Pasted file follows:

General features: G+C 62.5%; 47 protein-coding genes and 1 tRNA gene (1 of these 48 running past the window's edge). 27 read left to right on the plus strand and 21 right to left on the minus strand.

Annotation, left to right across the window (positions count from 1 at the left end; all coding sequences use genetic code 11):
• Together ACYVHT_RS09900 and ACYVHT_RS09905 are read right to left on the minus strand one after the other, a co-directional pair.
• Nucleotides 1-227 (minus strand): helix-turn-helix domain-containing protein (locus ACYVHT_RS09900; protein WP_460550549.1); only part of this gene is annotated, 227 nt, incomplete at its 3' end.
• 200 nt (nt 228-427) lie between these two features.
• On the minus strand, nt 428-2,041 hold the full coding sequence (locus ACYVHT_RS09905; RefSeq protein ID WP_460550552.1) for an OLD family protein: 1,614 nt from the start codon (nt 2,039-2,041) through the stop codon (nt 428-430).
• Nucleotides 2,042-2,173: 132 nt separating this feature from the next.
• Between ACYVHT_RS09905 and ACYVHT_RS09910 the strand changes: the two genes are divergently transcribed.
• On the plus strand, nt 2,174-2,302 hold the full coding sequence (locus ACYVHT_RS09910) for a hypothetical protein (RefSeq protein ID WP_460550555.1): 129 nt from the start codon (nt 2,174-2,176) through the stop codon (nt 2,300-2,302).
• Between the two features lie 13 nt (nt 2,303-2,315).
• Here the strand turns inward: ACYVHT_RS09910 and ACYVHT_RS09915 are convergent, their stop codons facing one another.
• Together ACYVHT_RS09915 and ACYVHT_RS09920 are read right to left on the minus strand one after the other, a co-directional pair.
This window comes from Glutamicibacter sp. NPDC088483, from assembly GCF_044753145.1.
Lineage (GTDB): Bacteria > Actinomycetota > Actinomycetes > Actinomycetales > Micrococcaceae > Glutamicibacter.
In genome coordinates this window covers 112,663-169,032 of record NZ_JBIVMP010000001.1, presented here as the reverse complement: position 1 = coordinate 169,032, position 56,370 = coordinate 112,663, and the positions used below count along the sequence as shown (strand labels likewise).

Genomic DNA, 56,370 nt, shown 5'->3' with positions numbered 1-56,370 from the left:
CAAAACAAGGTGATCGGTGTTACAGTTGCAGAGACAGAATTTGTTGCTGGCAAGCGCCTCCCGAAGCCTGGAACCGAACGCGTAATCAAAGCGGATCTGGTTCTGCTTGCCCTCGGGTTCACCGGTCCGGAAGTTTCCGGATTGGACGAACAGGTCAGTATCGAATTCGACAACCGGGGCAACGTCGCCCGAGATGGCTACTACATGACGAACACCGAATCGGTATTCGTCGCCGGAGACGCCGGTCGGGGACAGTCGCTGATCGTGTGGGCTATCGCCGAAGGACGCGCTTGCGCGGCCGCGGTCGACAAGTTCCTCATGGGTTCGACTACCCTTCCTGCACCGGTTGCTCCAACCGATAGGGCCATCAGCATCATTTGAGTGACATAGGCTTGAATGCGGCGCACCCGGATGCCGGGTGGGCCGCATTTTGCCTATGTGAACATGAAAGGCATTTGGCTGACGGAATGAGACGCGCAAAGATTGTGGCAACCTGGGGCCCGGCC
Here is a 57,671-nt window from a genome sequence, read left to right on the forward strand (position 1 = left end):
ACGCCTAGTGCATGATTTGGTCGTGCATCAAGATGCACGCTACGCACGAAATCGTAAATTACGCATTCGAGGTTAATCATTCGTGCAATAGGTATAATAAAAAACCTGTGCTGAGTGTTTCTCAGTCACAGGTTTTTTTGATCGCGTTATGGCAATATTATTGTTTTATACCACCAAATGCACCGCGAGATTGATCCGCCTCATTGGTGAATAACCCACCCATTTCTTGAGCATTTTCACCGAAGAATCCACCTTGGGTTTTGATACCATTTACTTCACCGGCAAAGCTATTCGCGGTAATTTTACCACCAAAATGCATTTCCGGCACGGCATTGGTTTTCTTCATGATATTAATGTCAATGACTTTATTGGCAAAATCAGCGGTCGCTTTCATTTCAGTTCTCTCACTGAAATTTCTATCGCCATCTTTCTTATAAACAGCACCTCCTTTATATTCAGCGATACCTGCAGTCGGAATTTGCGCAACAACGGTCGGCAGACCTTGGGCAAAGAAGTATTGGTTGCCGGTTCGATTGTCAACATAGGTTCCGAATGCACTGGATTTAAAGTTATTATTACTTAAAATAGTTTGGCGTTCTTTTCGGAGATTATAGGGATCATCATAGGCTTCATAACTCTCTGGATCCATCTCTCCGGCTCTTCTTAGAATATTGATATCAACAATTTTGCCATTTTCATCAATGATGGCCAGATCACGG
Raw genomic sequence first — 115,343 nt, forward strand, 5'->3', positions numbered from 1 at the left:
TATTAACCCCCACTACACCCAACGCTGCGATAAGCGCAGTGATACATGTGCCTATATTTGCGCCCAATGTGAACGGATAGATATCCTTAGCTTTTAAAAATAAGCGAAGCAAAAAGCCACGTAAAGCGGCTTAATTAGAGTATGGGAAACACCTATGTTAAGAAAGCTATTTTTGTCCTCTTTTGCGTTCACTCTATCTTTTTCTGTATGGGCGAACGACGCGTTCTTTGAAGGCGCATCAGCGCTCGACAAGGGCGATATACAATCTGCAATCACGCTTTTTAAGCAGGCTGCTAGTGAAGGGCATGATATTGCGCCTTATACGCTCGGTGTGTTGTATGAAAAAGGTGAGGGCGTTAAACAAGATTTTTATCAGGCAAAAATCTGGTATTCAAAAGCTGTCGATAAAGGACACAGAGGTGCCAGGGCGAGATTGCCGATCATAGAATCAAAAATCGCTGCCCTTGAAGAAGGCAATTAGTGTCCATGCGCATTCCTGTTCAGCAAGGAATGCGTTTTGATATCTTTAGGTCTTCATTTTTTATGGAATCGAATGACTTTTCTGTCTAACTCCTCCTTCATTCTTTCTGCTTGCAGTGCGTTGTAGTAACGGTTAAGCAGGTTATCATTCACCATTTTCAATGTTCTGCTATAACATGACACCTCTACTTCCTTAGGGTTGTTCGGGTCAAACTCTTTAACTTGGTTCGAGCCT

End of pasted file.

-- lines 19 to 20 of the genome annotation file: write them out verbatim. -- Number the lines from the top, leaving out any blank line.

ACGCCTAGTGCATGATTTGGTCGTGCATCAAGATGCACGCTACGCACGAAATCGTAAATTACGCATTCGAGGTTAATCATTCGTGCAATAGGTATAATAAAAAACCTGTGCTGAGTGTTTCTCAGTCACAGGTTTTTTTGATCGCGTTATGGCAATATTATTGTTTTATACCACCAAATGCACCGCGAGATTGATCCGCCTCATTGGTGAATAACCCACCCATTTCTTGAGCATTTTCACCGAAGAATCCACCTTGGGTTTTGATACCATTTACTTCACCGGCAAAGCTATTCGCGGTAATTTTACCACCAAAATGCATTTCCGGCACGGCATTGGTTTTCTTCATGATATTAATGTCAATGACTTTATTGGCAAAATCAGCGGTCGCTTTCATTTCAGTTCTCTCACTGAAATTTCTATCGCCATCTTTCTTATAAACAGCACCTCCTTTATATTCAGCGATACCTGCAGTCGGAATTTGCGCAACAACGGTCGGCAGACCTTGGGCAAAGAAGTATTGGTTGCCGGTTCGATTGTCAACATAGGTTCCGAATGCACTGGATTTAAAGTTATTATTACTTAAAATAGTTTGGCGTTCTTTTCGGAGATTATAGGGATCATCATAGGCTTCATAACTCTCTGGATCCATCTCTCCGGCTCTTCTTAGAATATTGATATCAACAATTTTGCCATTTTCATCAATGATGGCCAGATCACGG
Raw genomic sequence first — 115,343 nt, forward strand, 5'->3', positions numbered from 1 at the left: